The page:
[Page xii]Another gift I have been given is my editor, Dan Alpert. I was always more eager to work harder, more inspired, and more encouraged after talking with Dan. I feel truly blessed that he was my editor. What was most inspirational is his commitment to professional development and his passion for inspiring this author to do her best. I have had a wonderful team of editors and I am grateful for the assistance of Megan Bedell, Amy Schroller, and Adam Dunham for all they have done to make sure my words told the story I wanted to tell.
Finally, I have always been most fortunate to have a family that encouraged me. I want to thank Don, my husband of forty years and my two wonderful daughters, Annette Jones and Erin Psencik, and my son-in-law Ron Jones who have known me as a passionate educator for a long time and who accept me as I am. And I live in joy and gratitude for my beautiful granddaughter, Kate, who rejuvenates me to work even harder so that the world in which she lives is hopeful, peaceful, healthy, creative, and compassionate.Publisher's Acknowledgments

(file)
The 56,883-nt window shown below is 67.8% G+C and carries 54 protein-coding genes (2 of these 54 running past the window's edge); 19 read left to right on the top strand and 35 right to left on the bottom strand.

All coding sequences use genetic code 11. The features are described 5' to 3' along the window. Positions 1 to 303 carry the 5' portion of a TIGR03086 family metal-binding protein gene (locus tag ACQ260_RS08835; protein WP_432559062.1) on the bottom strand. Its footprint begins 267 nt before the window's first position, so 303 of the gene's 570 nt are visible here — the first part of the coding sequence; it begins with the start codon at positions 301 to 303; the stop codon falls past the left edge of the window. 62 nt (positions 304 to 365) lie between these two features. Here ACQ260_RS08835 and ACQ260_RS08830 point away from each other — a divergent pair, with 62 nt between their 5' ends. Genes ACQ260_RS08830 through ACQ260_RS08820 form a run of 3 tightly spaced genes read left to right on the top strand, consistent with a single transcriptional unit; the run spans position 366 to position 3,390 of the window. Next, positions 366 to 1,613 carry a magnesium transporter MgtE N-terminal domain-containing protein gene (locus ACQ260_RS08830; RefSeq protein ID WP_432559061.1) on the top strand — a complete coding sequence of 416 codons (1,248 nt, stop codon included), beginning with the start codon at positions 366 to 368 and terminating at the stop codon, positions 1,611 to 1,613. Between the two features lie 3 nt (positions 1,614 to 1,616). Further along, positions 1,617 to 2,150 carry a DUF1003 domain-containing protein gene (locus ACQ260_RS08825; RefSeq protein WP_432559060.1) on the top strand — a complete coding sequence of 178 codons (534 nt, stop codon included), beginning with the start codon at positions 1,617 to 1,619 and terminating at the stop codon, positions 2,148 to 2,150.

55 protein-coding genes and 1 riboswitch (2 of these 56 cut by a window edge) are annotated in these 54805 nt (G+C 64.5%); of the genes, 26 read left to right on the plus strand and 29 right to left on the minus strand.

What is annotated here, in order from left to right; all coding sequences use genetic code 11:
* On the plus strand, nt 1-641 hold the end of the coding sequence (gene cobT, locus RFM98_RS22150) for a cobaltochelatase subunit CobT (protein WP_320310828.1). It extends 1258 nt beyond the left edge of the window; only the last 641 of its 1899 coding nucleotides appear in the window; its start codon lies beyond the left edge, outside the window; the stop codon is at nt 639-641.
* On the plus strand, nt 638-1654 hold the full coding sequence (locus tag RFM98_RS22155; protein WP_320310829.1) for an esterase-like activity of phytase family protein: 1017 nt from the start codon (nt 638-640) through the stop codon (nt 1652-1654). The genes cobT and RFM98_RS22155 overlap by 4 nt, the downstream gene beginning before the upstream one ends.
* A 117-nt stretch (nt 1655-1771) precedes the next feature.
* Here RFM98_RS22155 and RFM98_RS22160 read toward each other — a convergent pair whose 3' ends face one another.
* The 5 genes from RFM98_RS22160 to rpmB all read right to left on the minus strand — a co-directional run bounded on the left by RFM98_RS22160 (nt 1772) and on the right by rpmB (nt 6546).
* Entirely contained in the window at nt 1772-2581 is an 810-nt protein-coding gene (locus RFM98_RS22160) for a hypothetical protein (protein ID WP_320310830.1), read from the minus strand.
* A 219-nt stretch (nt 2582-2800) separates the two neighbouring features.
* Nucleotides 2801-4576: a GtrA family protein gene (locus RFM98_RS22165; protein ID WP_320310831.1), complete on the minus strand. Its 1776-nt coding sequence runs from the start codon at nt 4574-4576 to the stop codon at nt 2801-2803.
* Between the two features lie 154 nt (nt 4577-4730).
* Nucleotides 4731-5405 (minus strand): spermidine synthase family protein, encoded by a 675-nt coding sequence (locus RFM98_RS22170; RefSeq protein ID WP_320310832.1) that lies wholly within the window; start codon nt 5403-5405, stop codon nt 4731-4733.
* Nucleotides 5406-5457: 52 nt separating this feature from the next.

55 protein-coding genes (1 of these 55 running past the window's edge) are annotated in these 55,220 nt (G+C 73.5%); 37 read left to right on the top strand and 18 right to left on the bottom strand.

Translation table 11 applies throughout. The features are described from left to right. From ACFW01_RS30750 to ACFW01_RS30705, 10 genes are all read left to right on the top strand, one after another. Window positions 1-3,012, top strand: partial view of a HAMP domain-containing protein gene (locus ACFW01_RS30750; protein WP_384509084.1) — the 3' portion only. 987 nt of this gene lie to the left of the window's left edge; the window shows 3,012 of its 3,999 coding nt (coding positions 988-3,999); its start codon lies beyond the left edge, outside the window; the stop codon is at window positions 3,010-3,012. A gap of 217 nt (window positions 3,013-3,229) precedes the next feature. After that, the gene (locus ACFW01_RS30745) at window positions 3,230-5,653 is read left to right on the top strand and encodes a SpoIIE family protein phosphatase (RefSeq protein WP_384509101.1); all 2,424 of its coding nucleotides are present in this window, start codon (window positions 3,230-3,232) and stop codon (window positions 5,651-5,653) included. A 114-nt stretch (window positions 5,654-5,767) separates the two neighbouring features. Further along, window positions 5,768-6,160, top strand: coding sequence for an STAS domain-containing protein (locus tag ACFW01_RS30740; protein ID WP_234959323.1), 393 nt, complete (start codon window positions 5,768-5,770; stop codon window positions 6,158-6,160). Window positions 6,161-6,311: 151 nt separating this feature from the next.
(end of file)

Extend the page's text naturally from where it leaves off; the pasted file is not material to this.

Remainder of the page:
Corwin gratefully acknowledges the contributions of the following individuals:
Yolanda Abel, Instructor of Teacher Preparation
Johns Hopkins University, Baltimore, MD
Judy Brunner, Instructor
Missouri State University, Springfield, MO
Teresa Cunningham, Principal/Literacy Leader
Laurel Elementary School, Laurel Bloomery, TN
Boyd Dressler, Associate Professor of Education in Leadership
Montana State University, Bozeman, MT
Mike Greenwood, District Teacher Leader
Windsor Public Schools, Springfield, MA
Steve Hutton, Elementary Principal/Educational Consultant
Kentucky Department of Education, Villa Hills, KY